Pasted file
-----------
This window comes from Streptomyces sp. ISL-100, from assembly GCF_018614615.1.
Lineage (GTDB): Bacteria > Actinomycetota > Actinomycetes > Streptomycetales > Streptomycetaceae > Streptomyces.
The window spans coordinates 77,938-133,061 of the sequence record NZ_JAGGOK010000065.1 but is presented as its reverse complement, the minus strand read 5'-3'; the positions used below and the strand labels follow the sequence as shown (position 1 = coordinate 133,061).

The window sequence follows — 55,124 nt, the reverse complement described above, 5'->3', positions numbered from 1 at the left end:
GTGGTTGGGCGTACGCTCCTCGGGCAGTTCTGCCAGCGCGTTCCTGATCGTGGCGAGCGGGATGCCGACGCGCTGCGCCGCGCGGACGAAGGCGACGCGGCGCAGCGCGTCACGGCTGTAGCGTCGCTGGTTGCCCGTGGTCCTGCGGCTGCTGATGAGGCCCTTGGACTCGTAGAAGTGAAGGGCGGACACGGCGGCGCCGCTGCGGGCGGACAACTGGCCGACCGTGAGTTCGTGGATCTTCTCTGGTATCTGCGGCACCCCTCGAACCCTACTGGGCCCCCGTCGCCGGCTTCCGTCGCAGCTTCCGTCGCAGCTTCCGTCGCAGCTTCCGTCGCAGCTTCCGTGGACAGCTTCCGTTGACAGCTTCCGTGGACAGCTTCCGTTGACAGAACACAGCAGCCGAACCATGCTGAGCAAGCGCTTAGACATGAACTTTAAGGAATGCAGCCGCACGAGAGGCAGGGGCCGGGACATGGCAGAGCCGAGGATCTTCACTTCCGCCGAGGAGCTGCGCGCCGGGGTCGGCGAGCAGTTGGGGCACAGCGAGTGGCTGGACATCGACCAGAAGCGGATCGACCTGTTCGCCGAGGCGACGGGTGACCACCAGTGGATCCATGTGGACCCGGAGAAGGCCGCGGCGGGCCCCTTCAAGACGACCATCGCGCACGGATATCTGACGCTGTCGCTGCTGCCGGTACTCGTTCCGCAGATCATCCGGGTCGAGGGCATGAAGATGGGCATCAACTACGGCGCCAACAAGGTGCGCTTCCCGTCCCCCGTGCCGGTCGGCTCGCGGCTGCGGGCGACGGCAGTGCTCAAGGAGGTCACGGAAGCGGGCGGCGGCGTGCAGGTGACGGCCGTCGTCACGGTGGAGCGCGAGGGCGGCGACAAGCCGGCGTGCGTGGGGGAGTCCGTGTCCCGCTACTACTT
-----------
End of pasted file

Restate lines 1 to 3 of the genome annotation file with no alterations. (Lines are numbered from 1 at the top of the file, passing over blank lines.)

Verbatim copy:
This window comes from Streptomyces sp. ISL-100, from assembly GCF_018614615.1.
Lineage (GTDB): Bacteria > Actinomycetota > Actinomycetes > Streptomycetales > Streptomycetaceae > Streptomyces.
The window spans coordinates 77,938-133,061 of the sequence record NZ_JAGGOK010000065.1 but is presented as its reverse complement, the minus strand read 5'-3'; the positions used below and the strand labels follow the sequence as shown (position 1 = coordinate 133,061).